We used to have this lady in the neighborhood bring some of the sweetest juice you ever tasted to fires on hot days. This was about 20-25 years ago. The only acts of kindness I got since was someone letting me use the bathroom.

 

Do you experience surprise acts of Kindness on fire scenes.

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About a year ago during an "all nighter" a neighbor appeared in an adjacent driveway with a folding table and a tall pot of hot coffee. He served us coffee, water and smiles for hours.
Perhaps the biggest act of kindness is a heartfelt "thank you"
I was on an extended wildfire scene, not like days or anything. But this couple brought us sandwiches and water. It was much appreciated, as we were there for around 8 hours.
Yes, we get people bringing us soft drinks, cookies an cop lures (Doughnuts) very often. You know that those good deeds always come back to you in good things.
During an extended fire at a local storage facility, a Bar-B-Que establishment near the fire scene showed up with BBQ sandwiches, drinks, and chips for everyone involved. Greatly appreciated
Several years ago we were on a large factory/warehouse fire where they make small tires, a two day job. Second night into it, a guy pulls up in a pick-up with a bed full of McDonald's burgers, two to a bag-- chucks them all out. I asked the guy, you work for McDonald's? He replies nope thought you guy's might be hungry, jumps in his truck and drives off. Now that's what I call a true drive through!
The Auxiliary for my department reflects the most amazing acts of kindness. Their patterns of generosity never fail to cheer my spirit. They are well organized and avidly care for the members of our department and anyone else working alongside us.

I (and a few of my family members, also firefighters) do not drink coffee - religious dietary reasons. None of us said anything to the Auxiliary - we just refused when offered coffee and would drink something else.

I remember one total loss house fire, with missing homeowner inside, it was -10 F degrees all night long (then a 20 hr body search). And the Auxiliary - many of them the wives of the staff - were out on the tailgate of a pickup truck serving us food and refreshments for hours and hours and hours, meal after meal. I remember after I refused maybe the 10th cup of coffee, one of the wives said to me "it is 10 below zero, you must drink coffee or you will freeze inside." To which I mentioned I don't drink coffee due to religious reasons - this comment suddenly spawned a big discussion among the Auxiliary that THAT must be why so many people on our department don't drink THEIR coffee - FINALLY they knew the answer :) [they had a debate between them that it was because they made bad coffee:) ]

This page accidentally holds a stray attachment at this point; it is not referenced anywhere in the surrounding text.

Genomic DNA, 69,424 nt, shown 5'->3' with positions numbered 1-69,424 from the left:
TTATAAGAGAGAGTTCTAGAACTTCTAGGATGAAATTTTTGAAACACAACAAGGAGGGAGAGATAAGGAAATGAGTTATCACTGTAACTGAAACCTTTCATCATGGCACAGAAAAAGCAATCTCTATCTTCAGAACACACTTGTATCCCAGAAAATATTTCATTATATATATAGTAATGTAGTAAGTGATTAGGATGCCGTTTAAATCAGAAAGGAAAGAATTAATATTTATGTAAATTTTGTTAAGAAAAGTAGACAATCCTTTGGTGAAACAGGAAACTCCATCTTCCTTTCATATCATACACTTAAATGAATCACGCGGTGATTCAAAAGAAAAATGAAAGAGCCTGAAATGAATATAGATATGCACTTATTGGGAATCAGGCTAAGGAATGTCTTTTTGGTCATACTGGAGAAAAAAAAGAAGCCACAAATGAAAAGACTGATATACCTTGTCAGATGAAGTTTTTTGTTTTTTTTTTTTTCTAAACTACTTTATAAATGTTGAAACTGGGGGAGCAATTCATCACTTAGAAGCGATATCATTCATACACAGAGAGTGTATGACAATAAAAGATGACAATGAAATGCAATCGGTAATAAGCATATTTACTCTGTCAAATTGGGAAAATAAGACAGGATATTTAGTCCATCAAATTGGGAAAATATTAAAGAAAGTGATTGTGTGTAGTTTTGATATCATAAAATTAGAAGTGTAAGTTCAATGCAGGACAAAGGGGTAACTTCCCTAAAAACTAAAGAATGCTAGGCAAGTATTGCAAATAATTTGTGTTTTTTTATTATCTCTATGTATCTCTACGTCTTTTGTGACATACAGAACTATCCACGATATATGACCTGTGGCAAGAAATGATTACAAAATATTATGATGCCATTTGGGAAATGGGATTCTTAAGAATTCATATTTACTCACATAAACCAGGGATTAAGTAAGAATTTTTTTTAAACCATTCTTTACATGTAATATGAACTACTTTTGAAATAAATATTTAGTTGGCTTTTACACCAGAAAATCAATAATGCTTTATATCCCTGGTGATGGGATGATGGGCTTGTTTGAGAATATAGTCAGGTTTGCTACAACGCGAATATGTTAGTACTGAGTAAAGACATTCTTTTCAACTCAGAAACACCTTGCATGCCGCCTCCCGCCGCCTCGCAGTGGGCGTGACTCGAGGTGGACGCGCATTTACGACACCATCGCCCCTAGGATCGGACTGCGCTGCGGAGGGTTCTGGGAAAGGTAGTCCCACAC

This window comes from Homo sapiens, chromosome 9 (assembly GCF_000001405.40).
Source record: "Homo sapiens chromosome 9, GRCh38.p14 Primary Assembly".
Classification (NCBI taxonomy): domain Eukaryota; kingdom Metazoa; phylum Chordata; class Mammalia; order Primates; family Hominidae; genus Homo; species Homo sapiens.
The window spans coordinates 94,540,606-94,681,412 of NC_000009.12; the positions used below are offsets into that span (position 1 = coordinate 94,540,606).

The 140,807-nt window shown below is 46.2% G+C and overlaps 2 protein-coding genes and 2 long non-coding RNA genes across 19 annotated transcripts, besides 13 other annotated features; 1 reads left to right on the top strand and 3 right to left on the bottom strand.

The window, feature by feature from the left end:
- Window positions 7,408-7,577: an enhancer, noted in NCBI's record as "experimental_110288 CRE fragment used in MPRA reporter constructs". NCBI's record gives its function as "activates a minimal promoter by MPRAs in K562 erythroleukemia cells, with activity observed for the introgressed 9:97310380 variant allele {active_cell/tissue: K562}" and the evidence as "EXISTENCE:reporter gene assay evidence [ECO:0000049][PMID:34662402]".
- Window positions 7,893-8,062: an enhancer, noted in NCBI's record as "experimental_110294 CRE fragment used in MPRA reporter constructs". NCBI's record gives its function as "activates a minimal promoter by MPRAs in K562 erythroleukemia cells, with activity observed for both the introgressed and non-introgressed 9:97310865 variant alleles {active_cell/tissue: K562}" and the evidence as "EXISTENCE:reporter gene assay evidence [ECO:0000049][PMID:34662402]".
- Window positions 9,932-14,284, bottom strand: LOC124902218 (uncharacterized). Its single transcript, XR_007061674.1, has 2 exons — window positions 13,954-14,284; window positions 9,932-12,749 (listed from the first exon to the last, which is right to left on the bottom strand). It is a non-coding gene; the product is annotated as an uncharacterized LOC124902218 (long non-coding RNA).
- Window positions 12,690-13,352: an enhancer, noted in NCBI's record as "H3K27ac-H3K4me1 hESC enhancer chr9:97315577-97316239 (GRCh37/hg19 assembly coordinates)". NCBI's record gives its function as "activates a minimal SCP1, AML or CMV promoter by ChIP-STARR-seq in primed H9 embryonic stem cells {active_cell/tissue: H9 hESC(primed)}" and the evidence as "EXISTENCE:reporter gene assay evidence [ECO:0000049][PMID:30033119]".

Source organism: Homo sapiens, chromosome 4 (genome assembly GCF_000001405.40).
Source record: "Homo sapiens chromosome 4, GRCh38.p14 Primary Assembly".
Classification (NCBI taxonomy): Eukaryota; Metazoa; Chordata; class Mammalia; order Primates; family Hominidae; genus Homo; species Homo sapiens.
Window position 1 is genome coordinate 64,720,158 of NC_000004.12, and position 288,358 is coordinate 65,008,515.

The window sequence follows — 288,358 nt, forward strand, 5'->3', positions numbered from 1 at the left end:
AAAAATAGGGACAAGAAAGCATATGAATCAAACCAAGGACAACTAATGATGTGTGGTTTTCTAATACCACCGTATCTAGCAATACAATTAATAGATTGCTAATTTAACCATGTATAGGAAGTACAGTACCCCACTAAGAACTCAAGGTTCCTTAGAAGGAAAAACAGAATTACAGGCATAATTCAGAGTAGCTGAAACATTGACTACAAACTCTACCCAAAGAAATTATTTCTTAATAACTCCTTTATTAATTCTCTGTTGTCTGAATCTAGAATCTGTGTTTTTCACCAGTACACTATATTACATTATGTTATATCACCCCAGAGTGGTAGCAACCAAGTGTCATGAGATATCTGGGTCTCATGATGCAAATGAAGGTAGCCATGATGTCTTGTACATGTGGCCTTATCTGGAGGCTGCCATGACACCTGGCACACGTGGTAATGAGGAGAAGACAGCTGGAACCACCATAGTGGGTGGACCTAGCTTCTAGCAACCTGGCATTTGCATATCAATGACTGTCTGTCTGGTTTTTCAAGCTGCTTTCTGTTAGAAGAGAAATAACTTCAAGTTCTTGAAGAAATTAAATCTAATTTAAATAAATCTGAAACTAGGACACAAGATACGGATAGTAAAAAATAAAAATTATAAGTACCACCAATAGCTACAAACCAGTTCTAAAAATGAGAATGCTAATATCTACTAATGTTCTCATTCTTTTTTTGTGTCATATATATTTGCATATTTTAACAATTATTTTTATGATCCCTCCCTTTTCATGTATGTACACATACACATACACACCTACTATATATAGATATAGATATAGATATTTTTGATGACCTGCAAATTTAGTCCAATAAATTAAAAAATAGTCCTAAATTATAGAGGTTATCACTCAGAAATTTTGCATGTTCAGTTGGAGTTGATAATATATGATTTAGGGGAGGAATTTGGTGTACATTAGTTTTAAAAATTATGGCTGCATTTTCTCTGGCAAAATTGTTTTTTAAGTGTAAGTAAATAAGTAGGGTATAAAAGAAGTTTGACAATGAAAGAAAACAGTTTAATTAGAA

They asked if "we" drank other hots drinks... yes, we do, hot chocolate, milk or cider, and non-caffeinated tea, and the like.

EVERY CALL after that fire, when the Auxiliary came to any emergency or community event, they brought hot chocolate or milk and cider and herbal tea.

Their avid desire to uniquelly meet each members needs was a true blessing !!! not measured in words

That amazing act of kindness was greatly appreciated by each of us - and many of the coffee drinkers also started to integrate other options into their drinking needs, since there is only so much coffee one person can drink :-)
Most of the times its usually a day or two after a major event that someone comes to the house and brings something for all the guys, along with thank you notes or cards.
About 4 years ago a local restaurant went up in July the local mcdonalds brought out burgers and the local ritas brought out frozen drinks much appriciated. Then about 3 or 4 monthes ago I was on a wildland and the pikes peak rehab group or something like that had hotdogs coffee water Gatorade and all kinds of snacks. First fire while I was at mcguire afb in jersey second fire while I was at Peterson afb Colorado. When I'm home on an extended fire you can count on the red cross coming out or having at least 1 or 2 restaurants of about 3 dozen bringing goodies out for us depending on where the call is at. Then we get the occasional caring neighbor bring stuff out for us. I think Beverly said it best a genuine thank you is the best thing you can get back.
i always stop in when i have time to the local fire houses and drop off cookies or pizza just to say thanks and see how things r going
Doing a boot drive last year, a car pulled up, and the man inside was wearing a Vietnam Veteran's hat. After he gave us a favorable donation, I said "Thank you for your service". The man stopped, looked up, shook my hand, and said "Thank you for yours". I still get chills thinking about it.
We recently had a gas well explosion and were there for over 12 hours. McDonalds and Burger King provided us with lunch.

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